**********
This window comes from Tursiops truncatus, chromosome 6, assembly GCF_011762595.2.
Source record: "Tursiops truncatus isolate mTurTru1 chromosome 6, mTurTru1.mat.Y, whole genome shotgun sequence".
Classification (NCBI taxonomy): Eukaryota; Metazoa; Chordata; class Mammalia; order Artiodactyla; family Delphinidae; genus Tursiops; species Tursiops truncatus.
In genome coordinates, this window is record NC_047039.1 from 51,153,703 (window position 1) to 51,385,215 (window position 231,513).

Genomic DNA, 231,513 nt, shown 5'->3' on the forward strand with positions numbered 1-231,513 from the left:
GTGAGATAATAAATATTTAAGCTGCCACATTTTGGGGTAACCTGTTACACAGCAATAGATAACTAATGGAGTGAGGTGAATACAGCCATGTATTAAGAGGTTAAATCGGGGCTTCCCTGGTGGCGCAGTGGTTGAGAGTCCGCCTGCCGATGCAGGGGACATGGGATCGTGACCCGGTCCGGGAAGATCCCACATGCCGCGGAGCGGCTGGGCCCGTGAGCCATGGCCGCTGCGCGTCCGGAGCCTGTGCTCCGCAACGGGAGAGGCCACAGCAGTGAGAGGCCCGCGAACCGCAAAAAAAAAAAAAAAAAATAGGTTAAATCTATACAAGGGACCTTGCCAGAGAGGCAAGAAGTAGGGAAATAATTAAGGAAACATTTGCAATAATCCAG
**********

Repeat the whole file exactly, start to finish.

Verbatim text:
This window comes from Tursiops truncatus, chromosome 6, assembly GCF_011762595.2.
Source record: "Tursiops truncatus isolate mTurTru1 chromosome 6, mTurTru1.mat.Y, whole genome shotgun sequence".
Classification (NCBI taxonomy): Eukaryota; Metazoa; Chordata; class Mammalia; order Artiodactyla; family Delphinidae; genus Tursiops; species Tursiops truncatus.
In genome coordinates, this window is record NC_047039.1 from 51,153,703 (window position 1) to 51,385,215 (window position 231,513).

Genomic DNA, 231,513 nt, shown 5'->3' on the forward strand with positions numbered 1-231,513 from the left:
GTGAGATAATAAATATTTAAGCTGCCACATTTTGGGGTAACCTGTTACACAGCAATAGATAACTAATGGAGTGAGGTGAATACAGCCATGTATTAAGAGGTTAAATCGGGGCTTCCCTGGTGGCGCAGTGGTTGAGAGTCCGCCTGCCGATGCAGGGGACATGGGATCGTGACCCGGTCCGGGAAGATCCCACATGCCGCGGAGCGGCTGGGCCCGTGAGCCATGGCCGCTGCGCGTCCGGAGCCTGTGCTCCGCAACGGGAGAGGCCACAGCAGTGAGAGGCCCGCGAACCGCAAAAAAAAAAAAAAAAAATAGGTTAAATCTATACAAGGGACCTTGCCAGAGAGGCAAGAAGTAGGGAAATAATTAAGGAAACATTTGCAATAATCCAG